Hemophilia: Care and Treatment for Bleeding Disorders
Jul 27, 2017
Hemophilia is not just one condition but a group of conditions caused by decreased amounts of clotting proteins. This decrease results in excessive bleeding tendencies. There are two major forms: Hemophilia A which is factor VIII deficiency and Hemophilia B which is factor IX deficiency. Both are caused by a mutation change in a gene located on the X chromosome.
In most cases females carry hemophilia and males are affected by the condition. However some females also have increased bleeding risk. Hemophilia is rare with only about 20,000 cases in the United States. Care is complex and patients treated in a comprehensive hemophilia treatment center (HTC) have the best results. With good care, life expectancy is nearly normal. Unfortunately, about 75% of persons affected don’t have access to expert care.
Most people affected with the more severe forms of hemophilia are diagnosed early in life, either because of a known family history or due to bleeding symptoms. A known family history or severe bleeding, such as bleeding into joints or muscles should be evaluated by a hematologist. Knowing the diagnosis is important because prevention of bleeds is an important focus of care.
Avoiding certain medications and contact sports are easy ways to reduce bleeding risks. For children with more severe forms of hemophilia, the typical treatment is routine infusion of clotting factor concentrates to prevent bleeding.
If and when injuries do occur, clinicians recommend that patients talk to their HTC about appropriate factor dosage and frequency. Additional recommendations are Rest, Ice, Compression and Elevation (RICE) to reduce the complications of bleeds.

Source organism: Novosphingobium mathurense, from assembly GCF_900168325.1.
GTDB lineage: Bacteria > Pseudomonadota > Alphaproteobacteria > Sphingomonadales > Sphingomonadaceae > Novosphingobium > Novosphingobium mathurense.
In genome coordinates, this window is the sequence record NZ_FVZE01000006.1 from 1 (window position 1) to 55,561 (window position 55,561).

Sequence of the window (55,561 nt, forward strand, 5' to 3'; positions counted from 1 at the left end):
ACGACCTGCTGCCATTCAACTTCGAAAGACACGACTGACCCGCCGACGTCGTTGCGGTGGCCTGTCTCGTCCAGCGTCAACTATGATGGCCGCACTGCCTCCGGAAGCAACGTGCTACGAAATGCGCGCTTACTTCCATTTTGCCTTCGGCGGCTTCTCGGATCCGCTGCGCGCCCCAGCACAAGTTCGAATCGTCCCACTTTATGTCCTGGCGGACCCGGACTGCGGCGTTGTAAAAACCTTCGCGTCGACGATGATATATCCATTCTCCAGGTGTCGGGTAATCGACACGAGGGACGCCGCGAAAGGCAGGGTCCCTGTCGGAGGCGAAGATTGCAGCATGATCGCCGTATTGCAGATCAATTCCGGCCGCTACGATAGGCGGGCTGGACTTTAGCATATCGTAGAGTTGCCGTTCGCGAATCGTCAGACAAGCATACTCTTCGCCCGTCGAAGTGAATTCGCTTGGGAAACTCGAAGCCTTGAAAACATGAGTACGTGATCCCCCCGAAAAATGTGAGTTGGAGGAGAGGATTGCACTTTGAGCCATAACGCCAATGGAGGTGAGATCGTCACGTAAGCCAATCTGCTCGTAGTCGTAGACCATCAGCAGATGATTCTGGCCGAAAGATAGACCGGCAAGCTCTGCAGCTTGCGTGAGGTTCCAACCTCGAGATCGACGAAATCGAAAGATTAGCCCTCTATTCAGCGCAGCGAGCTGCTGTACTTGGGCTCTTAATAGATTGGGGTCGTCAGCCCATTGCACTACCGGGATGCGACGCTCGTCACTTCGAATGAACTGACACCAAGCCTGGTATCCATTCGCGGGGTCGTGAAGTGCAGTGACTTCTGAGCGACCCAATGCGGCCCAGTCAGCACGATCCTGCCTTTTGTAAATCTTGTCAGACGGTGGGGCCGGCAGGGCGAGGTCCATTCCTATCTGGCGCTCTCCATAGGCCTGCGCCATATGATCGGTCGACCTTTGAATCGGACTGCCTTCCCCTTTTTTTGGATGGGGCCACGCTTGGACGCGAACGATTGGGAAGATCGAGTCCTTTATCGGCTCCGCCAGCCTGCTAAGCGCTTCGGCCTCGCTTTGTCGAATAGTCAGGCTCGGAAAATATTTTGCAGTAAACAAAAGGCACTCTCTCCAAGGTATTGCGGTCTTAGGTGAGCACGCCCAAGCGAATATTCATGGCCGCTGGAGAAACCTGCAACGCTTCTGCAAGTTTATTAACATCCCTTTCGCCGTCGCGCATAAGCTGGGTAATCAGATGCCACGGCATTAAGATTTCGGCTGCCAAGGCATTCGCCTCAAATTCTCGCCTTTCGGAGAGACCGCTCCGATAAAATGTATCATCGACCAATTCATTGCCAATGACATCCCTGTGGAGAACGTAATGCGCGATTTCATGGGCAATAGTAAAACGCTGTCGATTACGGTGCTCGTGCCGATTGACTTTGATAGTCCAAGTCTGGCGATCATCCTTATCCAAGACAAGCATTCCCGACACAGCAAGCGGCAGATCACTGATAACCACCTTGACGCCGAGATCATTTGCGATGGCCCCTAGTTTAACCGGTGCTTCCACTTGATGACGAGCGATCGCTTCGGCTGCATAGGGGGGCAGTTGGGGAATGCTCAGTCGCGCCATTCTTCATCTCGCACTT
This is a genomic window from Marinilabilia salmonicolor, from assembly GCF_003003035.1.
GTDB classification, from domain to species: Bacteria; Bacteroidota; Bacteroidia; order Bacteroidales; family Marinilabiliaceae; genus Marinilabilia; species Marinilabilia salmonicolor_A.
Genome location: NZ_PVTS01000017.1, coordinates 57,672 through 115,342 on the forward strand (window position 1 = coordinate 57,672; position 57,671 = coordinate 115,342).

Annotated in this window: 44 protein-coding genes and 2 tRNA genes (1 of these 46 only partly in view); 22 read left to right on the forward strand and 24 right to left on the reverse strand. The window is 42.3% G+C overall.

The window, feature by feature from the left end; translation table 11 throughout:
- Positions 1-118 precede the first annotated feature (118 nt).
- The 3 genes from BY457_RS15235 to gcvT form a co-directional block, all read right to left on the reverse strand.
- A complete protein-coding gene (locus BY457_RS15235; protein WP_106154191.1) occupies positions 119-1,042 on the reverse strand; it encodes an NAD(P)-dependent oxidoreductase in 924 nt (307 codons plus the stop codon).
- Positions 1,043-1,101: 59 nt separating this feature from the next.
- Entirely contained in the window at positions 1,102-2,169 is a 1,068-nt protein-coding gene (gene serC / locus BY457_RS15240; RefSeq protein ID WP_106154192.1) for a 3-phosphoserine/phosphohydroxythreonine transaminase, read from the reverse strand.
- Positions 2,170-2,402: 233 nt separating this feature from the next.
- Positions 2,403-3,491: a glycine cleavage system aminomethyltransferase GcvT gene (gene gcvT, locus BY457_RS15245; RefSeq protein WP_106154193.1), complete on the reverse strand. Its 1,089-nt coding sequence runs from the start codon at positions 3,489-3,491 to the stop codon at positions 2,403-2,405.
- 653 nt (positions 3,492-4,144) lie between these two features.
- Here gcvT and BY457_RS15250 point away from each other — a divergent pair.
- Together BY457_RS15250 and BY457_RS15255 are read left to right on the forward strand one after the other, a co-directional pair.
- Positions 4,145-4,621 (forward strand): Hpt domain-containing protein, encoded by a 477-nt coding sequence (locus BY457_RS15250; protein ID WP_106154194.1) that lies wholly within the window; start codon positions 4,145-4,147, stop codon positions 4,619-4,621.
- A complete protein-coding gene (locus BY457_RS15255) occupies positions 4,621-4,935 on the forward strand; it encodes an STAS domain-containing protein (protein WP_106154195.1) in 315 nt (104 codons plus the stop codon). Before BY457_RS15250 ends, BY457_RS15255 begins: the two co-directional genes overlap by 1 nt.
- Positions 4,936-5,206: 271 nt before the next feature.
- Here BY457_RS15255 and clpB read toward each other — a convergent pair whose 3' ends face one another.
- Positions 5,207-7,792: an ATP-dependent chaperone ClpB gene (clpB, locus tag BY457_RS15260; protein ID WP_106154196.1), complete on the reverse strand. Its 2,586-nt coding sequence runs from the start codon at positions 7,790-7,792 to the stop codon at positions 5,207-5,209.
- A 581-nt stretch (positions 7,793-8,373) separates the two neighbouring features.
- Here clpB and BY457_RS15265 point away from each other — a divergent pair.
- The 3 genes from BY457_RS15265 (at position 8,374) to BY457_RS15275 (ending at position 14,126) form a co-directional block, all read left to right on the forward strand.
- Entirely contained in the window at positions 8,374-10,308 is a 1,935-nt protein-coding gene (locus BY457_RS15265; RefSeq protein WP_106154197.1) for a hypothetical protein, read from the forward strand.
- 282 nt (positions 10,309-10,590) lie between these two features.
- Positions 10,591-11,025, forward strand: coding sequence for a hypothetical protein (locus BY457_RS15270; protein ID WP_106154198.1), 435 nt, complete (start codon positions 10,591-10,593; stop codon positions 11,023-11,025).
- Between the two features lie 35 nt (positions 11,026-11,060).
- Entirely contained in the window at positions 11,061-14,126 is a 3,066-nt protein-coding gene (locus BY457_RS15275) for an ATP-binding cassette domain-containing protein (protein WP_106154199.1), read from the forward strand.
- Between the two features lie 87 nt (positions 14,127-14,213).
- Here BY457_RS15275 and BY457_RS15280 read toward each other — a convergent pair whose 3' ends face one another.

Rest– The patient should rest the site of a bleed especially if it is in a joint or muscle
Ice – Apply a cool pack or ice to the injured site
Compression – Apply pressure such as an ACE wrap to the affected area
Elevate – If an arm or leg is hurt place it on a pillow or folded blanket so it’s higher than the patient’s body
Finally - Don’t leave home without the factor!
Persons with hemophilia always need to plan ahead to have a supply of factor, since only certain specialty pharmacies carry factor products. Children should have factor easy to access anytime and anywhere and should always have a bleeding action plan in place with their HTC. For more information on Hemophilia, click here. Or, to learn more about Nationwide Children's Hospital Factor Program, click here.
Amy Dunn, MD, is an associate professor of pediatrics at The Ohio State University and the director of Hematology, Oncology and BMT and the Hemophilia Treatment Center.
Terry Laurila, MS, RPh
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